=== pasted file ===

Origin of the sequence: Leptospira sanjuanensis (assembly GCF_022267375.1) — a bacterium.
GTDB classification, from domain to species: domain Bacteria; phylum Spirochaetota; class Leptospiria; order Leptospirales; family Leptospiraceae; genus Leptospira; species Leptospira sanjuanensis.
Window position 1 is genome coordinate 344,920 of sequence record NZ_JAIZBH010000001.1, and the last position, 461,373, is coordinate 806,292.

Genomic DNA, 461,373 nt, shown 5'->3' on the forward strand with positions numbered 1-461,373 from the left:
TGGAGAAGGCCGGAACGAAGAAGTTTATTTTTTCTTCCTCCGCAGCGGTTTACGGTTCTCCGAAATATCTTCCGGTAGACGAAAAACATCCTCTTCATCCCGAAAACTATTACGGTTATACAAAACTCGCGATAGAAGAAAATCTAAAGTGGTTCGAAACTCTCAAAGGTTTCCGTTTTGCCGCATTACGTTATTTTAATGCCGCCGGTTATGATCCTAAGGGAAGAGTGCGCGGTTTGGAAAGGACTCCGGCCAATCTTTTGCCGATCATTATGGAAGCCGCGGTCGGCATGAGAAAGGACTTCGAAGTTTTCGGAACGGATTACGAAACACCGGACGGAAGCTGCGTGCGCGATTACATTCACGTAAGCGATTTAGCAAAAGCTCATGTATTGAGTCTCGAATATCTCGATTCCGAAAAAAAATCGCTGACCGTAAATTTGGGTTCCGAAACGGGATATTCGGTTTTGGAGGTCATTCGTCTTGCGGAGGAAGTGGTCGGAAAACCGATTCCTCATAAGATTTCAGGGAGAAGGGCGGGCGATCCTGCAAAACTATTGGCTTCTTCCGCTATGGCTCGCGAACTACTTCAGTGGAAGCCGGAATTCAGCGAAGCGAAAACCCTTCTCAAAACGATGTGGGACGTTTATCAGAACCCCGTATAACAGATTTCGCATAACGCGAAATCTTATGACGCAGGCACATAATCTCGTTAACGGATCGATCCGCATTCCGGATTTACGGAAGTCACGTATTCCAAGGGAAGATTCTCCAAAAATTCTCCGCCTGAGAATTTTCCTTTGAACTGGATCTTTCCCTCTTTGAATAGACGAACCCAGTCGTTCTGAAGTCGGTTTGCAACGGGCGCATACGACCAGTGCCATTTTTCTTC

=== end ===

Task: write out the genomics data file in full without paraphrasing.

Origin of the sequence: Leptospira sanjuanensis (assembly GCF_022267375.1) — a bacterium.
GTDB classification, from domain to species: domain Bacteria; phylum Spirochaetota; class Leptospiria; order Leptospirales; family Leptospiraceae; genus Leptospira; species Leptospira sanjuanensis.
Window position 1 is genome coordinate 344,920 of sequence record NZ_JAIZBH010000001.1, and the last position, 461,373, is coordinate 806,292.

Genomic DNA, 461,373 nt, shown 5'->3' on the forward strand with positions numbered 1-461,373 from the left:
TGGAGAAGGCCGGAACGAAGAAGTTTATTTTTTCTTCCTCCGCAGCGGTTTACGGTTCTCCGAAATATCTTCCGGTAGACGAAAAACATCCTCTTCATCCCGAAAACTATTACGGTTATACAAAACTCGCGATAGAAGAAAATCTAAAGTGGTTCGAAACTCTCAAAGGTTTCCGTTTTGCCGCATTACGTTATTTTAATGCCGCCGGTTATGATCCTAAGGGAAGAGTGCGCGGTTTGGAAAGGACTCCGGCCAATCTTTTGCCGATCATTATGGAAGCCGCGGTCGGCATGAGAAAGGACTTCGAAGTTTTCGGAACGGATTACGAAACACCGGACGGAAGCTGCGTGCGCGATTACATTCACGTAAGCGATTTAGCAAAAGCTCATGTATTGAGTCTCGAATATCTCGATTCCGAAAAAAAATCGCTGACCGTAAATTTGGGTTCCGAAACGGGATATTCGGTTTTGGAGGTCATTCGTCTTGCGGAGGAAGTGGTCGGAAAACCGATTCCTCATAAGATTTCAGGGAGAAGGGCGGGCGATCCTGCAAAACTATTGGCTTCTTCCGCTATGGCTCGCGAACTACTTCAGTGGAAGCCGGAATTCAGCGAAGCGAAAACCCTTCTCAAAACGATGTGGGACGTTTATCAGAACCCCGTATAACAGATTTCGCATAACGCGAAATCTTATGACGCAGGCACATAATCTCGTTAACGGATCGATCCGCATTCCGGATTTACGGAAGTCACGTATTCCAAGGGAAGATTCTCCAAAAATTCTCCGCCTGAGAATTTTCCTTTGAACTGGATCTTTCCCTCTTTGAATAGACGAACCCAGTCGTTCTGAAGTCGGTTTGCAACGGGCGCATACGACCAGTGCCATTTTTCTTC